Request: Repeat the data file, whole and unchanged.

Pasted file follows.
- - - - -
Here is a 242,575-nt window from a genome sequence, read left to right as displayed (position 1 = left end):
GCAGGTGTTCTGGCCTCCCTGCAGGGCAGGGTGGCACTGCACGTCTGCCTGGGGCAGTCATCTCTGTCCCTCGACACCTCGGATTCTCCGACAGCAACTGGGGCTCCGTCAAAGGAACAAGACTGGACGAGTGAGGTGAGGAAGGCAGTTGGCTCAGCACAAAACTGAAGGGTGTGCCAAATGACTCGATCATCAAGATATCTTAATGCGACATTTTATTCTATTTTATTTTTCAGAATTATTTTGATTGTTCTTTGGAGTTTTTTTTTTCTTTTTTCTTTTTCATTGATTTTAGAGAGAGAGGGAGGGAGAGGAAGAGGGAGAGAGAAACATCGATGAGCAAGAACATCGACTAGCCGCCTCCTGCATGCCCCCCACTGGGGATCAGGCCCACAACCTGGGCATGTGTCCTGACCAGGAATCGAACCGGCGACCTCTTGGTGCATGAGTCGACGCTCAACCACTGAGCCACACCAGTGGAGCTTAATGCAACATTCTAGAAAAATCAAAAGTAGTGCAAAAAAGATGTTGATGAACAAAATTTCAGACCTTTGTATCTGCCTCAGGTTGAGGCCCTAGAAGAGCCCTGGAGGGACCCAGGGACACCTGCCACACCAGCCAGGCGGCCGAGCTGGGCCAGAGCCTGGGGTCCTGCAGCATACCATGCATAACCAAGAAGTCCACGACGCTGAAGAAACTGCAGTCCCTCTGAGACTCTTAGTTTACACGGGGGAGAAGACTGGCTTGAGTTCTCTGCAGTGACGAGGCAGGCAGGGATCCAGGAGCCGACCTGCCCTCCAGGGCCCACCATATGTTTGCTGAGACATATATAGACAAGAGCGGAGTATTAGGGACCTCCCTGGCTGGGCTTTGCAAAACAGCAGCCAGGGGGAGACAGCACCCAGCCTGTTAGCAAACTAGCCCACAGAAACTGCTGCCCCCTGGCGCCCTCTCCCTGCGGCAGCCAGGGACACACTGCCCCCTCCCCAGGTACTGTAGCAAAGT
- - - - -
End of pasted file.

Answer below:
Here is a 242,575-nt window from a genome sequence, read left to right as displayed (position 1 = left end):
GCAGGTGTTCTGGCCTCCCTGCAGGGCAGGGTGGCACTGCACGTCTGCCTGGGGCAGTCATCTCTGTCCCTCGACACCTCGGATTCTCCGACAGCAACTGGGGCTCCGTCAAAGGAACAAGACTGGACGAGTGAGGTGAGGAAGGCAGTTGGCTCAGCACAAAACTGAAGGGTGTGCCAAATGACTCGATCATCAAGATATCTTAATGCGACATTTTATTCTATTTTATTTTTCAGAATTATTTTGATTGTTCTTTGGAGTTTTTTTTTTCTTTTTTCTTTTTCATTGATTTTAGAGAGAGAGGGAGGGAGAGGAAGAGGGAGAGAGAAACATCGATGAGCAAGAACATCGACTAGCCGCCTCCTGCATGCCCCCCACTGGGGATCAGGCCCACAACCTGGGCATGTGTCCTGACCAGGAATCGAACCGGCGACCTCTTGGTGCATGAGTCGACGCTCAACCACTGAGCCACACCAGTGGAGCTTAATGCAACATTCTAGAAAAATCAAAAGTAGTGCAAAAAAGATGTTGATGAACAAAATTTCAGACCTTTGTATCTGCCTCAGGTTGAGGCCCTAGAAGAGCCCTGGAGGGACCCAGGGACACCTGCCACACCAGCCAGGCGGCCGAGCTGGGCCAGAGCCTGGGGTCCTGCAGCATACCATGCATAACCAAGAAGTCCACGACGCTGAAGAAACTGCAGTCCCTCTGAGACTCTTAGTTTACACGGGGGAGAAGACTGGCTTGAGTTCTCTGCAGTGACGAGGCAGGCAGGGATCCAGGAGCCGACCTGCCCTCCAGGGCCCACCATATGTTTGCTGAGACATATATAGACAAGAGCGGAGTATTAGGGACCTCCCTGGCTGGGCTTTGCAAAACAGCAGCCAGGGGGAGACAGCACCCAGCCTGTTAGCAAACTAGCCCACAGAAACTGCTGCCCCCTGGCGCCCTCTCCCTGCGGCAGCCAGGGACACACTGCCCCCTCCCCAGGTACTGTAGCAAAGT